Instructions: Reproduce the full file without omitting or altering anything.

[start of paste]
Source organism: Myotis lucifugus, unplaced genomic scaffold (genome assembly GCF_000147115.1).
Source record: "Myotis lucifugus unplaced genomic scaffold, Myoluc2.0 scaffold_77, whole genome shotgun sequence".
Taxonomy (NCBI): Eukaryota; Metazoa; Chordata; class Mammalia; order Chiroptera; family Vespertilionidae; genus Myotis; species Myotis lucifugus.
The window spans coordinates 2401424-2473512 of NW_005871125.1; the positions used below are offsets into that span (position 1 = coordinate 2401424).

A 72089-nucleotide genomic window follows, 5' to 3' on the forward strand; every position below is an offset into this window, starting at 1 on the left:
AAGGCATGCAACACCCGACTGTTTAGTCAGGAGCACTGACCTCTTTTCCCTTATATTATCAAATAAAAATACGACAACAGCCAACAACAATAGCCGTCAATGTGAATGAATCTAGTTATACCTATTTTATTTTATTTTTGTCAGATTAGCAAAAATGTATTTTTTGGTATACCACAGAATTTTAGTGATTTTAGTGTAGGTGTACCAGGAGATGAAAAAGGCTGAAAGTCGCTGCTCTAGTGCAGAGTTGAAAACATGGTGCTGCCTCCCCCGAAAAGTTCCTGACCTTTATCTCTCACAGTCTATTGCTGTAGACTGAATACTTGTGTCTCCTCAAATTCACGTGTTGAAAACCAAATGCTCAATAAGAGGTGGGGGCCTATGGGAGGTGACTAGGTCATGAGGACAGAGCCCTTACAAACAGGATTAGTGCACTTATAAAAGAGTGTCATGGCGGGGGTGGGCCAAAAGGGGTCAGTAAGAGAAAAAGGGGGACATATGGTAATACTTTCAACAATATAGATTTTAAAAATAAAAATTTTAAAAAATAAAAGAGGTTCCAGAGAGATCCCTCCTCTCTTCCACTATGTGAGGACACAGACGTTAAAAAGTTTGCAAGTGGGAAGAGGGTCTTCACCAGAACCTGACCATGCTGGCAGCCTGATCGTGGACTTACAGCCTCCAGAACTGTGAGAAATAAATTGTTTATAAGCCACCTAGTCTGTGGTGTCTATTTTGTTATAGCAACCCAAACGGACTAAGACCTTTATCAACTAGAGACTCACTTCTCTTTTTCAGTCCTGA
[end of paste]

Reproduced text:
Source organism: Myotis lucifugus, unplaced genomic scaffold (genome assembly GCF_000147115.1).
Source record: "Myotis lucifugus unplaced genomic scaffold, Myoluc2.0 scaffold_77, whole genome shotgun sequence".
Taxonomy (NCBI): Eukaryota; Metazoa; Chordata; class Mammalia; order Chiroptera; family Vespertilionidae; genus Myotis; species Myotis lucifugus.
The window spans coordinates 2401424-2473512 of NW_005871125.1; the positions used below are offsets into that span (position 1 = coordinate 2401424).

A 72089-nucleotide genomic window follows, 5' to 3' on the forward strand; every position below is an offset into this window, starting at 1 on the left:
AAGGCATGCAACACCCGACTGTTTAGTCAGGAGCACTGACCTCTTTTCCCTTATATTATCAAATAAAAATACGACAACAGCCAACAACAATAGCCGTCAATGTGAATGAATCTAGTTATACCTATTTTATTTTATTTTTGTCAGATTAGCAAAAATGTATTTTTTGGTATACCACAGAATTTTAGTGATTTTAGTGTAGGTGTACCAGGAGATGAAAAAGGCTGAAAGTCGCTGCTCTAGTGCAGAGTTGAAAACATGGTGCTGCCTCCCCCGAAAAGTTCCTGACCTTTATCTCTCACAGTCTATTGCTGTAGACTGAATACTTGTGTCTCCTCAAATTCACGTGTTGAAAACCAAATGCTCAATAAGAGGTGGGGGCCTATGGGAGGTGACTAGGTCATGAGGACAGAGCCCTTACAAACAGGATTAGTGCACTTATAAAAGAGTGTCATGGCGGGGGTGGGCCAAAAGGGGTCAGTAAGAGAAAAAGGGGGACATATGGTAATACTTTCAACAATATAGATTTTAAAAATAAAAATTTTAAAAAATAAAAGAGGTTCCAGAGAGATCCCTCCTCTCTTCCACTATGTGAGGACACAGACGTTAAAAAGTTTGCAAGTGGGAAGAGGGTCTTCACCAGAACCTGACCATGCTGGCAGCCTGATCGTGGACTTACAGCCTCCAGAACTGTGAGAAATAAATTGTTTATAAGCCACCTAGTCTGTGGTGTCTATTTTGTTATAGCAACCCAAACGGACTAAGACCTTTATCAACTAGAGACTCACTTCTCTTTTTCAGTCCTGA